Legislature considers plastic bag ban

(Photo by Joe Viechnicki/KFSK)

The state legislature is considering a ban on plastic shopping bags.

The ban in HB81 is proposed by Anchorage Democratic representative Andy Josephson as a measure to reduce waste and pollution. Josephson argues that plastics are harmful to the environment and can be ingested by fish and wildlife.

The House Community and Regional Affairs committee took public testimony on the bill this month.

Michelle Putz of Sitka is part of a group called Bags for Change. She highlighted the impact of the long lasting bags in the Southeast community of more than eight thousand people.

“Two million bags are given away each year at just our two grocery stores alone, costing stores and consumers over a hundred thousand dollars a year,” she said.

Putz said she’s part of an effort to put a measure on Sitka’s ballot to vote on a local bag ban.

John Havrilek of Petersburg approached the borough assembly in his community about a bag ban and also supported a statewide prohibition.

“To me that’s the most important thing, to keep our oceans clean, our beaches clean,” Havrilek told the Community and Regional Affairs committee. “I live on the water in Wrangell Narrows and daily end up picking plastic bags out of the water and off the beaches. So I would love to see them disappear permanently.”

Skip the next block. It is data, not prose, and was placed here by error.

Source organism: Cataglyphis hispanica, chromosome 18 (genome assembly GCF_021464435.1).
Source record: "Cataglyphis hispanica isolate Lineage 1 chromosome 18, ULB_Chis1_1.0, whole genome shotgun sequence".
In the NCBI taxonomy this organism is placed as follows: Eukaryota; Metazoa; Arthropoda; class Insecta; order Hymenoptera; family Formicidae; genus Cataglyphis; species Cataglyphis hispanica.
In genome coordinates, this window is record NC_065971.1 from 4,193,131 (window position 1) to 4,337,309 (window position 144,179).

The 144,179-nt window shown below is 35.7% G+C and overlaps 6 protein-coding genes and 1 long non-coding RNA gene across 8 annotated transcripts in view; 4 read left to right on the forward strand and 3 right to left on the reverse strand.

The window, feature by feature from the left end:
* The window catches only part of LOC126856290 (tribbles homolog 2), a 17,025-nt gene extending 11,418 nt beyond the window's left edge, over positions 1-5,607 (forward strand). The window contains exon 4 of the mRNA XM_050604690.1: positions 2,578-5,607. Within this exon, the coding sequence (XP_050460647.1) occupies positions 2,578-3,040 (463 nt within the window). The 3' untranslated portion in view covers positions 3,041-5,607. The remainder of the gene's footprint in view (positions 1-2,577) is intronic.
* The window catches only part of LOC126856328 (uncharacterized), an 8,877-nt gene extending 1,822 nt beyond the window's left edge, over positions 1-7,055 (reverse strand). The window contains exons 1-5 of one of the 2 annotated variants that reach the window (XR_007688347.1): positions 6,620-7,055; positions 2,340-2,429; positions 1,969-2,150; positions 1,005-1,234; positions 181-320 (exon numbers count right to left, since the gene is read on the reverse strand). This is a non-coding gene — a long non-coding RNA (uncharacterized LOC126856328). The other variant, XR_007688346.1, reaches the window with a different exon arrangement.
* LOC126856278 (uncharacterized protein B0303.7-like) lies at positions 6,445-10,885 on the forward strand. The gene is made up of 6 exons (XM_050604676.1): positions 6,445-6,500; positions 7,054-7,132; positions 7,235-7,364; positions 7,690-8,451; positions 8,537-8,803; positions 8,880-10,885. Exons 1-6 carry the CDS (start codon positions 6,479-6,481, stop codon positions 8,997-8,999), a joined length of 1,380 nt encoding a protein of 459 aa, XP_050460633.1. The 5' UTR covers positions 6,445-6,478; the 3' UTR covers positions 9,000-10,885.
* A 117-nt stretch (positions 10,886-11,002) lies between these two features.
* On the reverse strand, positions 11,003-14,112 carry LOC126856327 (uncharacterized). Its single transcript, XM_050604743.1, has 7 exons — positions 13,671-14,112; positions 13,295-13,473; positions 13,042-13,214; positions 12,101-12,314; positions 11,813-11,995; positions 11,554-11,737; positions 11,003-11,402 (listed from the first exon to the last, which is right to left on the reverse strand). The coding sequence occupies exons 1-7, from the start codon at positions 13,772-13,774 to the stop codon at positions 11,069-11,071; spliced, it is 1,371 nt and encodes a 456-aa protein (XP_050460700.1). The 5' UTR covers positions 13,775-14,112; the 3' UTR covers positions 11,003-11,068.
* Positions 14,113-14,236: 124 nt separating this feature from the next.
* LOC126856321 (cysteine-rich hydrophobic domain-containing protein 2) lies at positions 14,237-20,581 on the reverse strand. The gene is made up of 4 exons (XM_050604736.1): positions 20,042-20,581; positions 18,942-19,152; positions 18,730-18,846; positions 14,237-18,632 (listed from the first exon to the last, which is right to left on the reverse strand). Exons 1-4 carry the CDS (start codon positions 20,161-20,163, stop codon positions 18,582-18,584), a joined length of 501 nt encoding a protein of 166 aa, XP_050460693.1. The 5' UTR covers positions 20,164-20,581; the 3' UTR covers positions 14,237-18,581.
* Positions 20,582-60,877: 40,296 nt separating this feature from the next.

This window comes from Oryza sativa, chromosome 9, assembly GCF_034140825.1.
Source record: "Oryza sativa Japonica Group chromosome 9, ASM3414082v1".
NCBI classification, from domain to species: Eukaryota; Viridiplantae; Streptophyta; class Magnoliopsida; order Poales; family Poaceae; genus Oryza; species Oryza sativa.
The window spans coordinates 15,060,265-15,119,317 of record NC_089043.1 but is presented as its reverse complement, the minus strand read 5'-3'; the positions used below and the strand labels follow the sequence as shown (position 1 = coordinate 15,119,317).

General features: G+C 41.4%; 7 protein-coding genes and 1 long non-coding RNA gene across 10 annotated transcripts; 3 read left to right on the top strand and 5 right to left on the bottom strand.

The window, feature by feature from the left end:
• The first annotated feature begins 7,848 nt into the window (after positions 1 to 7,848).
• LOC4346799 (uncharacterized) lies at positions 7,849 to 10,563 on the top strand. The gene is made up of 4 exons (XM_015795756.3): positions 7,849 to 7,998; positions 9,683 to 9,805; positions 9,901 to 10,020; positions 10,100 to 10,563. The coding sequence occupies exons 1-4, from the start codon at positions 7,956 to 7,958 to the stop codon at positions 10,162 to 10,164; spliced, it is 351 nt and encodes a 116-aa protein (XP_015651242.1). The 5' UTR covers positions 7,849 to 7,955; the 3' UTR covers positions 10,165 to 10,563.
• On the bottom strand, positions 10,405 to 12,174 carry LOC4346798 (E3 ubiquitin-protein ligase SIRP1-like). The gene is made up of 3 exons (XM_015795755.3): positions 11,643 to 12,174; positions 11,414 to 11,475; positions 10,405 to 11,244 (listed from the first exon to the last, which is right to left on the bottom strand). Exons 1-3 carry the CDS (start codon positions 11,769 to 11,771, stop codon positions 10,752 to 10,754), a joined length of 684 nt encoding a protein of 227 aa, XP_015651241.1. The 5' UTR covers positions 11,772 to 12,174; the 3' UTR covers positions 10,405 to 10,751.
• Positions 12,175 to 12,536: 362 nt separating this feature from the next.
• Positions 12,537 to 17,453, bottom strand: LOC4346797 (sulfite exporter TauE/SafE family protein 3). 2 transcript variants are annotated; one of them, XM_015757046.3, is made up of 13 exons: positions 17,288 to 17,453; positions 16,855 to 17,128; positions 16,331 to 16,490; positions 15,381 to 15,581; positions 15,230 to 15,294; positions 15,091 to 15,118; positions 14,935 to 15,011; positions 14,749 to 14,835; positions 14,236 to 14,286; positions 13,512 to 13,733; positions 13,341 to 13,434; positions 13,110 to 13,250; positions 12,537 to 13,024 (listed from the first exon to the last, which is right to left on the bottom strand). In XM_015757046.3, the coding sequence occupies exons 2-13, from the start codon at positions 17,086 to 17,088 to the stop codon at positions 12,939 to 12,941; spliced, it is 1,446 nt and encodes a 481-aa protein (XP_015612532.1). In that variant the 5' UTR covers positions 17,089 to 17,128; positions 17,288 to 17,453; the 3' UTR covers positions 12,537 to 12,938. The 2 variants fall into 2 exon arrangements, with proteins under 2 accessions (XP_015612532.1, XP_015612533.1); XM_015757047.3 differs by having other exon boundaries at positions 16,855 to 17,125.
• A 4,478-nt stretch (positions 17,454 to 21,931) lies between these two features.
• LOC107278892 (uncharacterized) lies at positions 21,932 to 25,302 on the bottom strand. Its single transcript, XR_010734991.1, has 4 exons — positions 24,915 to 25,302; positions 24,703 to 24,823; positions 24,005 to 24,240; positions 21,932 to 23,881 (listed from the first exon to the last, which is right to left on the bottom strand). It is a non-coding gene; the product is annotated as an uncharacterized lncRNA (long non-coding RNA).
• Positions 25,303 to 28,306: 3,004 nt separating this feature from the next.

Petersburg’s borough assembly last year had a brief discussion on the topic last year but did not take any action. Meanwhile some local businesses have started providing reusable bags, alternatives to plastic or are offering to recycle the plastic bags.

Some Alaskan communities have already passed their own local bans. Others testified that bags are no longer found littering those areas.

The industry group American Progressive Bag Alliance opposes the bill and cites studies that plastic bags have less of an impact on the environment.

“Listen we know these policies are well intentioned but the fact is they really do miss the mark on sustainability,” said Matt Seaholm, executive director.

Seaholm also pointed to a recent story by NPR’s Planet Money about the unintended consequences of bag bans around the country.

The act would exempt plastic bag used for produce and other loose food, hardware items, flowers, prescription drugs, wine, or newspapers for use as garbage bags. The proposed bill would create a fine of $250 for a first violation, $500 for a second and $750 for the third. If passed it would take effect in at the start of 2021.

It was moved out of one House committee this month and will go next to another committee.